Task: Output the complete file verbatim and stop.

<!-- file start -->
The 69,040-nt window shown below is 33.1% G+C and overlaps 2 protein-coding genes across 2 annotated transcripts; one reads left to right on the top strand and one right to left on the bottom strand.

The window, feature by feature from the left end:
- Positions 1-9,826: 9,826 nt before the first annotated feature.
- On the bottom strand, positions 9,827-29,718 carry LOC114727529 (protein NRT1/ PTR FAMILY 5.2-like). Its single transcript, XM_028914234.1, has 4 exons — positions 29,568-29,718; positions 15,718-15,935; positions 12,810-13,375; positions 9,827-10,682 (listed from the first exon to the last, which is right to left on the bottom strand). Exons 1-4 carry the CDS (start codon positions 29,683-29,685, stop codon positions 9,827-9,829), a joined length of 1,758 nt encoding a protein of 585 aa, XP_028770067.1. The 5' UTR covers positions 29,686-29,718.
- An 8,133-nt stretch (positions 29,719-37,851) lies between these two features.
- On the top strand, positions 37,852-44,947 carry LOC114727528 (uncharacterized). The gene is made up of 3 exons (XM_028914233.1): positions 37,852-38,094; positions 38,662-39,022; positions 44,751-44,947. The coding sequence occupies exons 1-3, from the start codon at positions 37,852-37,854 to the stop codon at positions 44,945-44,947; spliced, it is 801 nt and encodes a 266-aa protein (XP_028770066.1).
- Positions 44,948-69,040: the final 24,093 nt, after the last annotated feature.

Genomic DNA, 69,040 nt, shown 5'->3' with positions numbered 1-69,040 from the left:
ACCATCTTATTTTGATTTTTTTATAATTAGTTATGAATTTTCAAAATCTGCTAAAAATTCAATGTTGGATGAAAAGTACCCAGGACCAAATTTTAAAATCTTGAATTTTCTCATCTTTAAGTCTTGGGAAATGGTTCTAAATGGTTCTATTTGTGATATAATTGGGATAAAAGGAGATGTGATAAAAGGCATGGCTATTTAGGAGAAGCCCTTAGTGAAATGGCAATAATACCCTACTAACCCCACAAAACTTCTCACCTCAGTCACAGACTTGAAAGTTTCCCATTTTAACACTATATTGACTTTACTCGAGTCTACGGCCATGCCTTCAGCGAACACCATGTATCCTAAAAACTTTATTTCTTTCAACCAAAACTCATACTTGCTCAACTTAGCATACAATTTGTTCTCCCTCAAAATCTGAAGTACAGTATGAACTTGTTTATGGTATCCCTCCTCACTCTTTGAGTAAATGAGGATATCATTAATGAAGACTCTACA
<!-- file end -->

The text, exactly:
The 69,040-nt window shown below is 33.1% G+C and overlaps 2 protein-coding genes across 2 annotated transcripts; one reads left to right on the top strand and one right to left on the bottom strand.

The window, feature by feature from the left end:
- Positions 1-9,826: 9,826 nt before the first annotated feature.
- On the bottom strand, positions 9,827-29,718 carry LOC114727529 (protein NRT1/ PTR FAMILY 5.2-like). Its single transcript, XM_028914234.1, has 4 exons — positions 29,568-29,718; positions 15,718-15,935; positions 12,810-13,375; positions 9,827-10,682 (listed from the first exon to the last, which is right to left on the bottom strand). Exons 1-4 carry the CDS (start codon positions 29,683-29,685, stop codon positions 9,827-9,829), a joined length of 1,758 nt encoding a protein of 585 aa, XP_028770067.1. The 5' UTR covers positions 29,686-29,718.
- An 8,133-nt stretch (positions 29,719-37,851) lies between these two features.
- On the top strand, positions 37,852-44,947 carry LOC114727528 (uncharacterized). The gene is made up of 3 exons (XM_028914233.1): positions 37,852-38,094; positions 38,662-39,022; positions 44,751-44,947. The coding sequence occupies exons 1-3, from the start codon at positions 37,852-37,854 to the stop codon at positions 44,945-44,947; spliced, it is 801 nt and encodes a 266-aa protein (XP_028770066.1).
- Positions 44,948-69,040: the final 24,093 nt, after the last annotated feature.

Genomic DNA, 69,040 nt, shown 5'->3' with positions numbered 1-69,040 from the left:
ACCATCTTATTTTGATTTTTTTATAATTAGTTATGAATTTTCAAAATCTGCTAAAAATTCAATGTTGGATGAAAAGTACCCAGGACCAAATTTTAAAATCTTGAATTTTCTCATCTTTAAGTCTTGGGAAATGGTTCTAAATGGTTCTATTTGTGATATAATTGGGATAAAAGGAGATGTGATAAAAGGCATGGCTATTTAGGAGAAGCCCTTAGTGAAATGGCAATAATACCCTACTAACCCCACAAAACTTCTCACCTCAGTCACAGACTTGAAAGTTTCCCATTTTAACACTATATTGACTTTACTCGAGTCTACGGCCATGCCTTCAGCGAACACCATGTATCCTAAAAACTTTATTTCTTTCAACCAAAACTCATACTTGCTCAACTTAGCATACAATTTGTTCTCCCTCAAAATCTGAAGTACAGTATGAACTTGTTTATGGTATCCCTCCTCACTCTTTGAGTAAATGAGGATATCATTAATGAAGACTCTACA